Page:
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W.H.O. calls for the recognition of nurses

Limpho Sello

THE World Health Organisation (WHO) has called upon the government, communities and other stakeholders to fully recognise the nurses’ passionate commitment to patient and family centred healthcare in the country.

WHO Country Representative Richard Banda said this during the recent launch of the International Year of the Nurse and Midwife at the Health ministry’s headquarters in Maseru.

The International Year of the Nurse and Midwife 2020 has been declared by the World Health Assembly. The celebration offers a platform to recognise nurses and midwives past and present, raise visibility of the nursing profession in policy dialogue and invest in the development and increased capacity of the nursing workforce.

Dr Banda said during this period it is incumbent upon all the organisations to acknowledge and address the challenging conditions nurses and midwives face while providing vital health services.

“It is time to allow nurses to practice to the full extent of their education and training and to ensure that institutional obstacles that limit nurses’ scope of practice, are eliminated so that health systems can reap the full benefit of their training, skills and knowledge,” said Dr Banda.

“Despite all the challenges, nurses and midwives keep on working, keep on managing patients, putting their own lives at risk, sometimes falling victims to the very illnesses they try to fight,” added Dr Banda.

On his part, Health Minister Nkaku Kabi said it was high time nurses were appreciated for being pillars of the country’s health system.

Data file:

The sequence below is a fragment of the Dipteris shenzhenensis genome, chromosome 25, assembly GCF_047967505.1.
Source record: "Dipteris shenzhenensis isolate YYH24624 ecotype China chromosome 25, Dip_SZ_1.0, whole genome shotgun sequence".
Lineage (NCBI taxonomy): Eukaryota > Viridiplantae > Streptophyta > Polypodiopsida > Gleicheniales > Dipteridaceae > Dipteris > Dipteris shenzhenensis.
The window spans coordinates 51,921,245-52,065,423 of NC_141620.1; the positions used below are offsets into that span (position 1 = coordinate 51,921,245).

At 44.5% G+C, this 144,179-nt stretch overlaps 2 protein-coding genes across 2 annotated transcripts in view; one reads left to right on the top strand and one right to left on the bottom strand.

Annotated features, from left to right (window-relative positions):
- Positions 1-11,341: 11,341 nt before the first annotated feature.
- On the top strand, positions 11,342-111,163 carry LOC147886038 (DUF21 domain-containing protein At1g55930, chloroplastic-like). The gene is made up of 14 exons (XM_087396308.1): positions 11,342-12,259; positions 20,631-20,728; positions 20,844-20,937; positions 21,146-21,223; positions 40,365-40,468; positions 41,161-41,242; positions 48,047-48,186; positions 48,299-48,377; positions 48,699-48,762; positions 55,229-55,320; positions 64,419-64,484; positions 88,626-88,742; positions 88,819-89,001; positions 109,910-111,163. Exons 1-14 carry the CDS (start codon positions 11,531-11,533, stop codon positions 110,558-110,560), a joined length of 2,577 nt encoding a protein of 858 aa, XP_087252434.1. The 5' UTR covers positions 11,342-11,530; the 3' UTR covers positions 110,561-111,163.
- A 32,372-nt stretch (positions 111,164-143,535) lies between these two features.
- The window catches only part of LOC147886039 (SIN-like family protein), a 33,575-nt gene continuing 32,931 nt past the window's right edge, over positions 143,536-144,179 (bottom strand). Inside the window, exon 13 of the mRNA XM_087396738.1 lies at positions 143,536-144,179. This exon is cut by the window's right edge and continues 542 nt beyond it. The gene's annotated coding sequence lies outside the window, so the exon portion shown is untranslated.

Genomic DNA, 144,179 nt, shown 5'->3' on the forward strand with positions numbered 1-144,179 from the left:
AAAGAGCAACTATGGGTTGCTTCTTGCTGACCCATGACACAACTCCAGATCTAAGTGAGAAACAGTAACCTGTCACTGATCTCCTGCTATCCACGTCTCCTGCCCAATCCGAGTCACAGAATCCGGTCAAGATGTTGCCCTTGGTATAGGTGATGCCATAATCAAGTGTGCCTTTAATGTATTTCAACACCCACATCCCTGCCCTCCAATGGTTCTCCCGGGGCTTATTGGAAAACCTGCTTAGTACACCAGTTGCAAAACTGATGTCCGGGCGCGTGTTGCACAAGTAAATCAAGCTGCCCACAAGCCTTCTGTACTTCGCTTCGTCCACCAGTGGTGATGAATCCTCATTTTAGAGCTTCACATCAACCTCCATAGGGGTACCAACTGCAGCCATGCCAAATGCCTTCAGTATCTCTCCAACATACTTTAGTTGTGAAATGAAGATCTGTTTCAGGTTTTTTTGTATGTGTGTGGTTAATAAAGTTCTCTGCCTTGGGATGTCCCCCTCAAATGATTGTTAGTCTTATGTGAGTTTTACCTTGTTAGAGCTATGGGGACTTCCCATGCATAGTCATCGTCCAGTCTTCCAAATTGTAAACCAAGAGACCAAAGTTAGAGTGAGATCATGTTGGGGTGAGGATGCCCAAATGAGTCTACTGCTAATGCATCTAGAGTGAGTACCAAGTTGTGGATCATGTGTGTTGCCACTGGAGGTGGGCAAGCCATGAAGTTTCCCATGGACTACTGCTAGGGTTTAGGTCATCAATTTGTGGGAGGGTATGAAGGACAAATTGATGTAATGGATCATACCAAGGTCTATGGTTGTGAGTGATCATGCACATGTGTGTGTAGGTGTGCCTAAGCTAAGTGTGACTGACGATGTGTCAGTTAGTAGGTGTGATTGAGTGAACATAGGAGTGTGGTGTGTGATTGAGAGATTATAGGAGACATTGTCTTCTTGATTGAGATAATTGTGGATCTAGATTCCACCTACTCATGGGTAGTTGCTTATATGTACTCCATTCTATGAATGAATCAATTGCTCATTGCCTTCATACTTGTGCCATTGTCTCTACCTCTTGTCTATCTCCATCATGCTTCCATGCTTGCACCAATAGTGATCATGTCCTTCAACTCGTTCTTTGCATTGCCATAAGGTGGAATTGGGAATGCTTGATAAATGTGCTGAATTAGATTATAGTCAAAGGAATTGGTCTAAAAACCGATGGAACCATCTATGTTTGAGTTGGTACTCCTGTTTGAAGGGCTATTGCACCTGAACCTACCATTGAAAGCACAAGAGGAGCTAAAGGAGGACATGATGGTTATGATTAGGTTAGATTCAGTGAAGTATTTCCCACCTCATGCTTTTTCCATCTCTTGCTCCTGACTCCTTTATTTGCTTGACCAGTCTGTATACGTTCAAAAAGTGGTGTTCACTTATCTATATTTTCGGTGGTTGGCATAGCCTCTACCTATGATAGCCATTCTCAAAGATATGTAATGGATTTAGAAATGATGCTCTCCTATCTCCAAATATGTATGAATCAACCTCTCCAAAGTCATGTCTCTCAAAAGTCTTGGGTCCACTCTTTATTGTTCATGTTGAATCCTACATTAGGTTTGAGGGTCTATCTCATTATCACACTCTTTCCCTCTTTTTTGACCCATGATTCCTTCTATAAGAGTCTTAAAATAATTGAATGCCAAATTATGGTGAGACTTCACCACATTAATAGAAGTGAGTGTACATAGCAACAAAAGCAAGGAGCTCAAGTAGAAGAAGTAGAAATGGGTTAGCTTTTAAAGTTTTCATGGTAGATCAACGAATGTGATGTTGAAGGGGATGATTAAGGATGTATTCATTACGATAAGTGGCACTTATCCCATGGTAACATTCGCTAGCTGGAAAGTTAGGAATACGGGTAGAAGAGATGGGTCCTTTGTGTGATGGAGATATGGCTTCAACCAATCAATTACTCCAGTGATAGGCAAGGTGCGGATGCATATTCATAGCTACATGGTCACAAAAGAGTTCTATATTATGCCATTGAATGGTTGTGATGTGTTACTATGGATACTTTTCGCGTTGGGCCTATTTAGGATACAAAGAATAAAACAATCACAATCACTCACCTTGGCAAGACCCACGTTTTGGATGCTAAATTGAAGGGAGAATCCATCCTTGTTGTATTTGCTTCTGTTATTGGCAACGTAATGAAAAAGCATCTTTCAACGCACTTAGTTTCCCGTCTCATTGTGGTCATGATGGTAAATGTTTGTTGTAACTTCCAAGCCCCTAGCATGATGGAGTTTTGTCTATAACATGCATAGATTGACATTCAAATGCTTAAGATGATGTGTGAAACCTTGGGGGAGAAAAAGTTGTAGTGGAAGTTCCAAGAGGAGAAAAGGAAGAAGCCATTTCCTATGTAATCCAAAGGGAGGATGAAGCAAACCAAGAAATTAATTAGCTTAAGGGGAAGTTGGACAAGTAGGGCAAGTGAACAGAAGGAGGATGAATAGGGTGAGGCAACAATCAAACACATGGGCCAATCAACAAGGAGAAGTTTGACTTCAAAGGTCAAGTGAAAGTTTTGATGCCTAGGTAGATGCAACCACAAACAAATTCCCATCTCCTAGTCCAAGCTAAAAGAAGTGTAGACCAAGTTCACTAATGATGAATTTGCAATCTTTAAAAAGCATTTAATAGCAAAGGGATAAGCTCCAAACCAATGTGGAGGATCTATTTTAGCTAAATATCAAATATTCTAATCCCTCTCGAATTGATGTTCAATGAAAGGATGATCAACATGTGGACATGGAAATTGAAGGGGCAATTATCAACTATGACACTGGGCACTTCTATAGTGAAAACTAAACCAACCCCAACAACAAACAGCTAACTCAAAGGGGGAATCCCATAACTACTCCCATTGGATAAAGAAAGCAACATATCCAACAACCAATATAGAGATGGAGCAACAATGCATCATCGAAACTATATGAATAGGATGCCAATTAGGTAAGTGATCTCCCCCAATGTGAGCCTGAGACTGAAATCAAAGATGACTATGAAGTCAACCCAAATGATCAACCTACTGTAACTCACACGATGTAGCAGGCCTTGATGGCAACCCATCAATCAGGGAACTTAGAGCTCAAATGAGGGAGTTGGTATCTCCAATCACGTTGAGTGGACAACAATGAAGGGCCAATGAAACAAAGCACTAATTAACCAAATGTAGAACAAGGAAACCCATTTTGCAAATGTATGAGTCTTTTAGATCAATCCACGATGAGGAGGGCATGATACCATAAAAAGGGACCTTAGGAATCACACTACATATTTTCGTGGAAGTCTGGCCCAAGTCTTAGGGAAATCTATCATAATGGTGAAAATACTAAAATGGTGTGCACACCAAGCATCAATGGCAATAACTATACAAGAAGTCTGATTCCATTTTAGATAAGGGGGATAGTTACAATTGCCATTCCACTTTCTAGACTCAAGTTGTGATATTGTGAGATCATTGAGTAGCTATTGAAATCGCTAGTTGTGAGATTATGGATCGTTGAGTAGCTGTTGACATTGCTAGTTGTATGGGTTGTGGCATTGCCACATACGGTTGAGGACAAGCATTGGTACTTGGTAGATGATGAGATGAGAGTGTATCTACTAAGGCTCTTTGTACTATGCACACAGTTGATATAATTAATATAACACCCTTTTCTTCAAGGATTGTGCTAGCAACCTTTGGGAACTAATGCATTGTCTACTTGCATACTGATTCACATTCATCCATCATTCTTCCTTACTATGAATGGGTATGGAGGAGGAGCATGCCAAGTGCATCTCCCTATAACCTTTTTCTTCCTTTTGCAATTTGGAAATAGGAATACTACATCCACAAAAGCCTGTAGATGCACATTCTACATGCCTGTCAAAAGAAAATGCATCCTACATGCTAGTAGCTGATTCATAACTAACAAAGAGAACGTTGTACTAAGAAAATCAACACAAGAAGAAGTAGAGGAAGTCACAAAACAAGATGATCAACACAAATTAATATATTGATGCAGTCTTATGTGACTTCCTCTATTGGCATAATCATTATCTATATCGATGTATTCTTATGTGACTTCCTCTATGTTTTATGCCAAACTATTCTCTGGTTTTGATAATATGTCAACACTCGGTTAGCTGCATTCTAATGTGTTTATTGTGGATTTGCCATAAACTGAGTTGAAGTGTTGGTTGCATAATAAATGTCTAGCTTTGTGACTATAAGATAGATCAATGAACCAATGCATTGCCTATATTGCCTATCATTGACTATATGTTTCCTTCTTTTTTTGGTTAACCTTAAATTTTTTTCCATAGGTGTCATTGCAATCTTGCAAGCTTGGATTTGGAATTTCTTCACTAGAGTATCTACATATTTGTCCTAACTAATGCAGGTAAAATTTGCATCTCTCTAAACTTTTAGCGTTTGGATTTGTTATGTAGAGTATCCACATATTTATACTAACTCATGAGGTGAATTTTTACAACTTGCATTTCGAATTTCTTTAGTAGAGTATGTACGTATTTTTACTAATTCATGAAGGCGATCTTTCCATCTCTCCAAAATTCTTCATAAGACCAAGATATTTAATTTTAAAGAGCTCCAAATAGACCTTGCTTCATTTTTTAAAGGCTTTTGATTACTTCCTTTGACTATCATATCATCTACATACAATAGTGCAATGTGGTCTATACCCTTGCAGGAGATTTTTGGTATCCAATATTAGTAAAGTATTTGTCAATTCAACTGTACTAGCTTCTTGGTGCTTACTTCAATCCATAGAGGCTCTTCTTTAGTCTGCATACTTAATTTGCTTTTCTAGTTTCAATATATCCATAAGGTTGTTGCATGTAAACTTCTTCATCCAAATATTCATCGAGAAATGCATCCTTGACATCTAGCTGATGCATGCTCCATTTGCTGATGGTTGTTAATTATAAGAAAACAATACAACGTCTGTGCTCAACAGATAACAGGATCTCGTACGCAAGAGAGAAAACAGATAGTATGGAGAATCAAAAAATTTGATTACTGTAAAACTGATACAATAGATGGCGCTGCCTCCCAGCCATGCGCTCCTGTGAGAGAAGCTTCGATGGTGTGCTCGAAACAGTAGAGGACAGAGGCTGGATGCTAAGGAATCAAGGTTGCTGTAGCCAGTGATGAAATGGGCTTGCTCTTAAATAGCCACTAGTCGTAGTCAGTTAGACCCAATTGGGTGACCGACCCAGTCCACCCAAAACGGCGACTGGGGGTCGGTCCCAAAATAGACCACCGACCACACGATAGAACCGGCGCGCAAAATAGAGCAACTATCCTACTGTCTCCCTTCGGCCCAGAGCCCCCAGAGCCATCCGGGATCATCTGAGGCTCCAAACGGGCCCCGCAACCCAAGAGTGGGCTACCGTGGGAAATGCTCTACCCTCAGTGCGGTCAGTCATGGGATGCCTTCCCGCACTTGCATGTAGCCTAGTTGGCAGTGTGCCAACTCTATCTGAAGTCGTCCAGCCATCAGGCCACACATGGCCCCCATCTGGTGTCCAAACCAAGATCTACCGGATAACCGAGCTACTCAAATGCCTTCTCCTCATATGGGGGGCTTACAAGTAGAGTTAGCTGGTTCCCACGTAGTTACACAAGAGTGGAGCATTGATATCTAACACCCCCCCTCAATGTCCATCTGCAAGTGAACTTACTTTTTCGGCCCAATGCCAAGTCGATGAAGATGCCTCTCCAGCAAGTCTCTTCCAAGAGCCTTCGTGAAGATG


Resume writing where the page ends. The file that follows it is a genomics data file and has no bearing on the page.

Mr Kabi said they will soon begin consultative meetings with different stakeholders including nurses to find ways of improving the health delivery system.

“Sometime ago, I had a conversation with a health professional on the who told me about some of the challenges they have been facing, saying the problem is that the protocol even hinders them from reaching me as their minister.

“So, I raised this issue to my colleagues and (Health Director General) Dr Nyane Letsie promised that within two weeks we shall start meetings which will be a simple platform to hear some of the nurses’ challenges.”

He also bemoaned the serious shortage of nurses, saying they need to hire at least 3000 more nurses to ensure efficient health care services.

“You need to believe me when I say that even though we do not always come to your work stations, we know the burden on your shoulders due to lack of human resources.

“When we ask for 3000 nurses, we are only allowed to take in 200 nurses and that is a huge gap from what is needed.

“It is very frustrating to hear a nurse share her story that she works alone in a clinic and at times when she is helping a mother to deliver her baby, a patient will come in with a bad knife-stabbing injury or an accident urgently needing assistance. That becomes a challenge when the nurse does not know how to divide herself between the two situations as both lives need to be saved,” said Mr Kabi.

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